Mango is starting to roll out! It was several months ago that Microsoft made known that Mango would be available this fall, though when this fall had never been specified. The first day of fall was a few days ago and Microsoft is making good on their promise with Mango rolling out to some devices as early as today. While the Mango BETA had been out for some time there are some questions that are now answered with the final release.
Microsoft is going to start pushing the update to a small number of customers and gradually ramp up the availability. Most customers will have access to Mango by the end of October. Be sure to check the Where's My Update page to know when the Mango deployment begins for your network.
The availability and cost of Internet Connection Sharing will depend on your carrier. It will only be available on new Mango devices. The previously existing devices won't be getting the feature. Keyboards for additional languages may be available on some devices, but the underlying language for a device will still be the same as it was when it was purchased.
Information from the new OS release is still being made known, so I'll be making updates to this page as I encounter them.
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I've got plans for an application in which I need to know with certainty the current time. So I don't want to trust the time as reported by the user's device. Instead I need to retrieve the time from a server. I made a NTP (Network Time Protocol) client for retrieving this information. This is something that couldn't be done on Windows Phone 7 prior to Mango. But with the fall update (Mango) access to sockets is granted.
The use of the client is pretty simple. At minimum one can create the client with the default constructor, subscribe to the
ReceivedTime event, and call the
RequestTime method to initiate a request. The
ReceivedTime event may be called on a thread other than the UI thread so remember to use a dispatcher when making UI updates.
This is an example of a client using the code to display both the system time and the network time.
public partial class MainPage : PhoneApplicationPage
private NtpClient _ntpClient;
_ntpClient = new NtpClient();
_ntpClient.TimeReceived += new EventHandler<NtpClient.TimeReceivedEventArgs>(_ntpClient_TimeReceived);
void _ntpClient_TimeReceived(object sender, NtpClient.TimeReceivedEventArgs e)
txtCurrentTime.Text = e.CurrentTime.ToLongTimeString();
txtSystemTime.Text = DateTime.Now.ToUniversalTime().ToLongTimeString();
private void PhoneApplicationPage_Loaded(object sender, RoutedEventArgs e)
private void UpdateTimeButton_Click(object sender, RoutedEventArgs e)
The Beta 2 Mango Windows Phone Tools are available to developers today! Included with the beta is the ability for developers registered with the AppHub to flash their retail devices.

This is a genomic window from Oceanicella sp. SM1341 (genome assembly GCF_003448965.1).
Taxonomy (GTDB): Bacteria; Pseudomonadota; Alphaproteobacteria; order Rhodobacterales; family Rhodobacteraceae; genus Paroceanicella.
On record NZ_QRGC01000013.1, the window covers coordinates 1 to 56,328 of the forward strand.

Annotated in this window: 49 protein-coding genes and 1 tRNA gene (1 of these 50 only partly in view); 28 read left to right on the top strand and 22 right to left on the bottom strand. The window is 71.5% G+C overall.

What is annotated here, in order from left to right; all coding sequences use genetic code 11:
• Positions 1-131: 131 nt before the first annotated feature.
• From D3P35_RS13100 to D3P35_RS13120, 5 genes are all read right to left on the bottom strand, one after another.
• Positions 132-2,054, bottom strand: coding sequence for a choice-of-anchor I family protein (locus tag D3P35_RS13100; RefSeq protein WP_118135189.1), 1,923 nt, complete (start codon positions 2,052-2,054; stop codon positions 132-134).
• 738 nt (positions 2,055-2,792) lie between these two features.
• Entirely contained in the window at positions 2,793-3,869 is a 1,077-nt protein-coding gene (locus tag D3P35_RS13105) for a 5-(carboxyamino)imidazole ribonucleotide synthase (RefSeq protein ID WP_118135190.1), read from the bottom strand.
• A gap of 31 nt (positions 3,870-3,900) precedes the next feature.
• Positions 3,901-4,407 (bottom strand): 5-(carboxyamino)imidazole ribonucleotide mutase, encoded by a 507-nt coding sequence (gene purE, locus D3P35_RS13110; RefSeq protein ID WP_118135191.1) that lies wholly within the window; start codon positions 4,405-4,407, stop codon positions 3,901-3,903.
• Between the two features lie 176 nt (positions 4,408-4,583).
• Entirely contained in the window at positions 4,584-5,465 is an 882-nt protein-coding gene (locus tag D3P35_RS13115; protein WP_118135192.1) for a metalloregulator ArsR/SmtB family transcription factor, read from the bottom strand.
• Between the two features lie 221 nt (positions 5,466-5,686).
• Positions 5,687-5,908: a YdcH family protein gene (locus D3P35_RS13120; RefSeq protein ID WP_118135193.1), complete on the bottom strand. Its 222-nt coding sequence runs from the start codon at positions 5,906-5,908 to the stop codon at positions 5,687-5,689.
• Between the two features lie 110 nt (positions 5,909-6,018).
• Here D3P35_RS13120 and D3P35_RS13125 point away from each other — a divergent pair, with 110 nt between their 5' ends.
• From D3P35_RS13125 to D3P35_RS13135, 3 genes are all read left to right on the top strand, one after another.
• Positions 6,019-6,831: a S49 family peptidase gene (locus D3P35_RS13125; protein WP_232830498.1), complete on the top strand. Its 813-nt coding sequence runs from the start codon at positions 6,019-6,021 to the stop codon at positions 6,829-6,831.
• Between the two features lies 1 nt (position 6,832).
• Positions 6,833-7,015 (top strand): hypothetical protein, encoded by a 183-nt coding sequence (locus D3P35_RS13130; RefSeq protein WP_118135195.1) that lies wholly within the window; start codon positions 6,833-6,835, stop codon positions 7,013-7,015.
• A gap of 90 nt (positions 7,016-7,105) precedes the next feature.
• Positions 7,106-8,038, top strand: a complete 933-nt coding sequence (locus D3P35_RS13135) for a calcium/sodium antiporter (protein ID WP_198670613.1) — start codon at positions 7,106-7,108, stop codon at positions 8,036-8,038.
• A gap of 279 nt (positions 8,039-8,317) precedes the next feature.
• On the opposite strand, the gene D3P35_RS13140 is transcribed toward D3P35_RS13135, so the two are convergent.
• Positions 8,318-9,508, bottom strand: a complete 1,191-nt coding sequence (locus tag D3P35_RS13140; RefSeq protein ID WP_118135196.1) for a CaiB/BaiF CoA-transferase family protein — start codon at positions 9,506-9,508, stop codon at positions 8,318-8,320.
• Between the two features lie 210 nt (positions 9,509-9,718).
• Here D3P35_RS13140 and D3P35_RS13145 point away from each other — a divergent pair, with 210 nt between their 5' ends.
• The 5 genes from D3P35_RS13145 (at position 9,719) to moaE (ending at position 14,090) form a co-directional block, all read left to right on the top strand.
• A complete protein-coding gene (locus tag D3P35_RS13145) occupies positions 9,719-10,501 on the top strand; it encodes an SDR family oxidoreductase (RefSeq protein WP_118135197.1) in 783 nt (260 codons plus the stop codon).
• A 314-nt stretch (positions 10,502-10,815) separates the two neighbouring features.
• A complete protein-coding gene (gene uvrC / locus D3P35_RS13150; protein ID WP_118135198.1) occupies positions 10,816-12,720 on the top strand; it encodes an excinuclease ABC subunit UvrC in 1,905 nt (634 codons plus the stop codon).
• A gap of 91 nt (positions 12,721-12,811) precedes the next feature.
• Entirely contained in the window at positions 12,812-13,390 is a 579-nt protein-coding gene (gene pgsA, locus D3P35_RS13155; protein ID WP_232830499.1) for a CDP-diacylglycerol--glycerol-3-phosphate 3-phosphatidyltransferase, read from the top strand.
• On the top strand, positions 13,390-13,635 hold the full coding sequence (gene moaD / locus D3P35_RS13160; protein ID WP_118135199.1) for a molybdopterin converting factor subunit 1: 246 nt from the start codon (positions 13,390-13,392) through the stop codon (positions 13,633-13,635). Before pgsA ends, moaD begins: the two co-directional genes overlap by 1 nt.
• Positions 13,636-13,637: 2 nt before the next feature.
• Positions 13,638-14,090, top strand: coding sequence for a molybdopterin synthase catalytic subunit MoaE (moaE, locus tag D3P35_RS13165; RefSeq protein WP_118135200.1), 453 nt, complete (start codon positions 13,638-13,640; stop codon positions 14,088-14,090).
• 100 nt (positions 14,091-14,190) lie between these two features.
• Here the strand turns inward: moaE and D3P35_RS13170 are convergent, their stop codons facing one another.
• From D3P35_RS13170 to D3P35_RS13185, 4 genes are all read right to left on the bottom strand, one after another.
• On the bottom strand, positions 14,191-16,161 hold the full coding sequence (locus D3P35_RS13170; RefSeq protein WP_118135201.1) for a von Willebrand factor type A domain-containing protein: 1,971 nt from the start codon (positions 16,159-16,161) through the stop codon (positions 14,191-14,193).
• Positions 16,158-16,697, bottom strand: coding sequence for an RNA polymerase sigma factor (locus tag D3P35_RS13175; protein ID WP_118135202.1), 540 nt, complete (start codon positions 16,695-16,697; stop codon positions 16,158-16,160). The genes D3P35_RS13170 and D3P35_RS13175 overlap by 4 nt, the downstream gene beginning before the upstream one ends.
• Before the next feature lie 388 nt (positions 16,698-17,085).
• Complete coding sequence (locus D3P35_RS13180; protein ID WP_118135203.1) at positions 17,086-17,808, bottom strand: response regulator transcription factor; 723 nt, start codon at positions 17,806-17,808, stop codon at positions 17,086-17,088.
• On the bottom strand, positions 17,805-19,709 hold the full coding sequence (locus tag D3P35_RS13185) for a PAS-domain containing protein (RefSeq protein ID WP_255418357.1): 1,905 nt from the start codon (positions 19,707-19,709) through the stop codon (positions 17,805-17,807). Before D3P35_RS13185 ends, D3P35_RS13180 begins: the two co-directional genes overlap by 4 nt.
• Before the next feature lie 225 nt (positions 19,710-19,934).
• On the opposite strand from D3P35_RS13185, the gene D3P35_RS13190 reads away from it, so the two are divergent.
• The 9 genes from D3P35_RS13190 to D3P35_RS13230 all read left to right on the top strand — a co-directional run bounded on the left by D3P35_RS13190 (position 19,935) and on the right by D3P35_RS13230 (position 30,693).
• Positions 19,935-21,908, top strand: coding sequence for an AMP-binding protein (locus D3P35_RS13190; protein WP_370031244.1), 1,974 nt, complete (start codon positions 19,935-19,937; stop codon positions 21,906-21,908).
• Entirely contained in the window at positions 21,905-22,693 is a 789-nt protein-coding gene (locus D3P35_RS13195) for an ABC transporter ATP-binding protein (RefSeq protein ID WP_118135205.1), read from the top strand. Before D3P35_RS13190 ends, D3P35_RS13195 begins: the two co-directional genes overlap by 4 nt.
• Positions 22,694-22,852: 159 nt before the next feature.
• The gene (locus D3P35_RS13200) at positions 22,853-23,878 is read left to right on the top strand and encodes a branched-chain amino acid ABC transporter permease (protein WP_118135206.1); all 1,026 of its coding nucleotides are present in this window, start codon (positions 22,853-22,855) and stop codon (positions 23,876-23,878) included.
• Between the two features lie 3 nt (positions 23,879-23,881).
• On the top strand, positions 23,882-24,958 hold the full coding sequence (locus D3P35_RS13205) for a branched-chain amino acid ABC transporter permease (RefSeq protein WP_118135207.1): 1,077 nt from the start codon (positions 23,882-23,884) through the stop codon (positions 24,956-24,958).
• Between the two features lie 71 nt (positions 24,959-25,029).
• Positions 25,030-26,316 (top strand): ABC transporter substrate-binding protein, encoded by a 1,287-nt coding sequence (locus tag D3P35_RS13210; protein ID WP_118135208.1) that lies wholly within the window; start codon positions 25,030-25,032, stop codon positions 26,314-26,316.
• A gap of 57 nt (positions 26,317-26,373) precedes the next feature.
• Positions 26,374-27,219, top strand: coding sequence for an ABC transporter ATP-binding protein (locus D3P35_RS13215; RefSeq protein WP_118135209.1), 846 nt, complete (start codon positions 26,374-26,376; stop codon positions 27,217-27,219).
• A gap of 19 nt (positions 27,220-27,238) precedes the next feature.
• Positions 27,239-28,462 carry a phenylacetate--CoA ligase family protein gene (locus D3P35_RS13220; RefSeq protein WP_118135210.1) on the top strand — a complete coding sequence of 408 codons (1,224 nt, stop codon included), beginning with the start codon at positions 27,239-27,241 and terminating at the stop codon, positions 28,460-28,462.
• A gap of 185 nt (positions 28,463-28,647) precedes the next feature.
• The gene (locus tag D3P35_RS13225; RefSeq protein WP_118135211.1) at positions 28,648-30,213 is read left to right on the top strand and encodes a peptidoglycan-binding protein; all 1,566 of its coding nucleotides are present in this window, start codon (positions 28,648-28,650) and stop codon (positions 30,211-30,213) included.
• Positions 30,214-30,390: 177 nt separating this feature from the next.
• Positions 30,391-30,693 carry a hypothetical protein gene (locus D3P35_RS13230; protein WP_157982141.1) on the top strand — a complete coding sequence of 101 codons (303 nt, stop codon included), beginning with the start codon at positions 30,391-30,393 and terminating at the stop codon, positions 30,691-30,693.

I know there are some non-developers out there that want to also flash their phones and they may wonder how they get get their phones reflashed with the Mango beta. For the time being they cannot. There is an inherent risk in reflashing the phone; you could end up with a bricked phone if something goes bad. If this happens Microsoft has budgeted to take care of repairing up to one phone per developer. But Microsoft doesn't see this risk as being appropriate for user audiences. [Some] developers on the other hand are willing to risk their device's life and limb to have early access to something new. If you brick your device today Microsoft won't be prepared to act on it for another couple of weeks. That's not the best case scenario. But the alternative was to wait another couple of weeks before releasing the Mango tools. If you don't feel safe walking the tight rope without a safety net then don't re-flash your device yet.
According to the Windows Phone Developer site if you are a registered developer you will receive an e-mail inviting you to participate in early access to Mango.
Written against pre-release information
One of the new features coming with the next update to Windows Phone 7 is the ability to set custom ring tones. From within code you can make a ring tone available to a user (it's up to the user to accept the ring tone, so user settings won't ever be changed without user permission). I was looking at the new API for doing this, the
To use the API you first need to get the ringtone of interest into isolated storage. It can be either an MP3 file or a WMA file up to 30 seconds in length. If the file is a part of your application. Just set it's build type to "Resource".
Getting the file from being packed in the application to isolated storage is a matter of reading from a resource stream and writing to isolated storage.
using (var f = IsolatedStorageFile.GetUserStoreForApplication().CreateFile("1up.mp3"))
var buffer = new byte;
int bytesRead = 0;
bytesRead = s.Stream.Read(buffer, 0, 1024);
f.Write(buffer, 0, bytesRead);
} while (bytesRead > 0);
Once the file is in isolated storage you must pass the URL to the
SaveRingtoneTask(). URIs to isolated storage are preceded with "isostore:" (there is also an "appdata:" prefix, but we won't be using it here). Give the ringtone a display name and call the show method to present the user with the option to save it. If you don't set the
SaveRingtoneTask srt = new SaveRingtoneTask();
srt.DisplayName = "1up";
srt.IsoStore= new Uri("isostore:/1up.mp3", UriKind.Absolute);
srt.IsShareable = true;